When the Court is discerning legislative intent here we just believe it’s abundantly clear, and I don’t think that that factor would make any difference in this particular case.

Stephen G. Breyer:

Are you sure on that one, because there’s been no trial or conviction of the previous commission of a felony.

I mean, I think what Justice Stevens is driving at is that you then have to have a whole trial as to what the person had done previously.

Did he… three times, did he in fact… was he a felon or not?

Did he murder somebody?

You know, try it before the judge.

Beth S. Brinkmann:

I may have misunderstood the question.

I apologize.

I think what I’m trying to say is there may be situations certainly under the Court’s recent decisions of Witt, or Watts, where sentencing proceedings include consideration of relevant conduct or acquitted conduct, uncharged conduct.

I don’t see that that raises a constitutional area.

Antonin Scalia:

No, but that doesn’t increase the sentence.

When you commit the crime you know that if worst comes to worst you’ll get 30 years, and within that 30 years the judge is allowed to find on the basis of probabilities that you had committed another crime, and he may increase your sentence up to the maximum of 30 years because of that.

But we’re talking here about you commit the crime in good faith, thinking you can get only 30 years, and it turns out that there’s a sentencing enhancement that turns it into a 50-year one, and the judge is going to make that determination on his own by… you know, more likely than not that you committed this earlier crime.

You think that’s constitutional, raising it from 30 to a 50 maximum?

Beth S. Brinkmann:

Yes, Your Honor.

Wow.

Beth S. Brinkmann:

I think the Court made clear in Oyler it raised it… it was a check forgery case.

Mr. Crabtree was facing a check forgery case, and because he had had three prior convictions under that base sentence he would have been facing 2 to 10 years.

It was a mandatory life sentence in that case.

I think also I want to distinguish, Your Honor, between notice of what the penalty is and what the claim is in this case.

The claim is in this case there was a constitutional violation because this was not alleged in the indictment and proven beyond a reasonable doubt at trial.

Sentencing enhancements do not need to be included there.

That does not mean, however, that it’s not clear that Congress intended a person to commit this offense, be criminally sanctioned, and persons who commit this offense with this prior criminal history be subject to the sanctions.

That’s clear on the face of this statute.

The statute gives full notice of that.

Those penalties are not required to be included in an indictment.

I think what the Court was focused on before helps in that regard, Rule 11.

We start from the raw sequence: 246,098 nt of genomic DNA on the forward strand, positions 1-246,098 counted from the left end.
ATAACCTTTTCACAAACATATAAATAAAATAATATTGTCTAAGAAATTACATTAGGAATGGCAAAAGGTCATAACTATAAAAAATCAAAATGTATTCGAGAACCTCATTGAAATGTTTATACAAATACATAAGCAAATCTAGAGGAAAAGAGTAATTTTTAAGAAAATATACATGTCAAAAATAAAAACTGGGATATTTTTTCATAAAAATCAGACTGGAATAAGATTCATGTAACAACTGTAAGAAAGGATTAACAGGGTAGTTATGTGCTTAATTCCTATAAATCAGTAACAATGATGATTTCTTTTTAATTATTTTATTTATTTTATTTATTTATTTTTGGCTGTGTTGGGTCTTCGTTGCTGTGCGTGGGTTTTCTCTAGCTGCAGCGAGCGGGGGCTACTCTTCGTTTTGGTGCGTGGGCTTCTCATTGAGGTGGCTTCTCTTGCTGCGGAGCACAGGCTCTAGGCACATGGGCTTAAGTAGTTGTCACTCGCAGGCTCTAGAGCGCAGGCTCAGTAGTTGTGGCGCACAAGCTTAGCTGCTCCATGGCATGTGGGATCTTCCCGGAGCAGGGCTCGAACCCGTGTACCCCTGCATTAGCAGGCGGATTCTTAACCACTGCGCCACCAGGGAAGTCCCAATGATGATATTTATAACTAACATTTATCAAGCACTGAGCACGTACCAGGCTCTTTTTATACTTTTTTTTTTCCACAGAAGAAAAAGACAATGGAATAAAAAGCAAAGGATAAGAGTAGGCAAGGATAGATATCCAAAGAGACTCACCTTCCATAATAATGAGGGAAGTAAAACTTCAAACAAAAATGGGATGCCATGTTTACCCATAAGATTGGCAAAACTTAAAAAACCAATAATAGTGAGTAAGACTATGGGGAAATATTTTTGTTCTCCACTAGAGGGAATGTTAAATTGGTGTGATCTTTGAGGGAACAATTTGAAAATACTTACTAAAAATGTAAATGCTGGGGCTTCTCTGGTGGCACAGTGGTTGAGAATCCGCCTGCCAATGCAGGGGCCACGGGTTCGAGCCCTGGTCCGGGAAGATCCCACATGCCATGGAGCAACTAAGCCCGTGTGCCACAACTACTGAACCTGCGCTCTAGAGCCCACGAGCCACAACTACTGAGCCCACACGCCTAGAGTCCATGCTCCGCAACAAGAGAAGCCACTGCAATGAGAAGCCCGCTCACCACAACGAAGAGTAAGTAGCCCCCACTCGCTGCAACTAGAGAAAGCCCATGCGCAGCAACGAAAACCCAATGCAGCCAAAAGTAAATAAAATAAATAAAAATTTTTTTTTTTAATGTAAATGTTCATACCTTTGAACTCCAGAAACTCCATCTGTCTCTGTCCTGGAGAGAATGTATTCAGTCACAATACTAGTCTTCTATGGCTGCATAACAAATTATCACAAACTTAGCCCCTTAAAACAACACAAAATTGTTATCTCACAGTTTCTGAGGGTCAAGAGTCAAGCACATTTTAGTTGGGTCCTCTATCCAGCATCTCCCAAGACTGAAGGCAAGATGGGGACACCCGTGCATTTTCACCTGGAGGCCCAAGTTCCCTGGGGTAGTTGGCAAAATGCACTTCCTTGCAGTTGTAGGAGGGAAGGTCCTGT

That is the rule that requires that criminal defendants be notified prior to a guilty plea of the maximum sentence.

Anthony M. Kennedy:

Suppose the Government thinks that there’s just a 2-year case before it.

It doesn’t have the evidence that Justice Stevens referred to of these other convictions, and the district judge says, I want you to know that the maximum penalty is 20 years.

Is that a correct Rule 11 advice, or should he say 2 years?

Beth S. Brinkmann:

Your Honor, I think that in the context of Rule 11 colloquys trial judges often will explain that I can’t be certain about your sentence, particularly under the guidelines, and even when they talk about statutory maximum in drug cases they explain enhancement provisions that do increase that maximum–

Anthony M. Kennedy:

Of course here–

Beth S. Brinkmann:

–although I think it would–

Anthony M. Kennedy:

–Here he would have to give… you have to give the minimum as well.

Beth S. Brinkmann:

–Yes.

Anthony M. Kennedy:

And here the minimum would be 10 or 20.

Beth S. Brinkmann:

But the purpose of that is to have a knowing and voluntary plea, Your Honor, and I’d also point out under Rule 11 subsection (h) there’s a harmless error analysis.

For example, in the advisory committee notes one of the examples they give of harmless error is a guilty plea proceeding in which the trial judge erroneously understates the maximum penalty.

If the penalty imposed in that case did not exceed that, that would be harmless error.

William H. Rehnquist:

Ms. Brinkmann, isn’t–

–Do you have any question as to the validity of the Rule 11 hearing before us in this case?

Beth S. Brinkmann:

No, Your Honor.

There was, we point out in our brief that actually at the Rule 11 it said 10 years and in fact under the statute could have been 20 years, but because petitioner’s sentence imposed was ultimately below 10 years there’s no problem with that.

Anthony M. Kennedy:

Ms. Brinkmann, isn’t the fact that we’ve had a fairly serious colloquy here about the problem of when enhancements and enhancing factors become so radically important that they perhaps ought to be treated for constitutional purposes have to be treated as changes of elements rather than merely the addition of sentencing factors a good reason for us in effect to rule against you, because if we rule your way we’re going to have to decide and I suppose come up with some standard to say when enough becomes too much, and when we in fact pass into a constitutionally suspect area, and we ought to avoid those kind of rulings if we can.

Anthony M. Kennedy: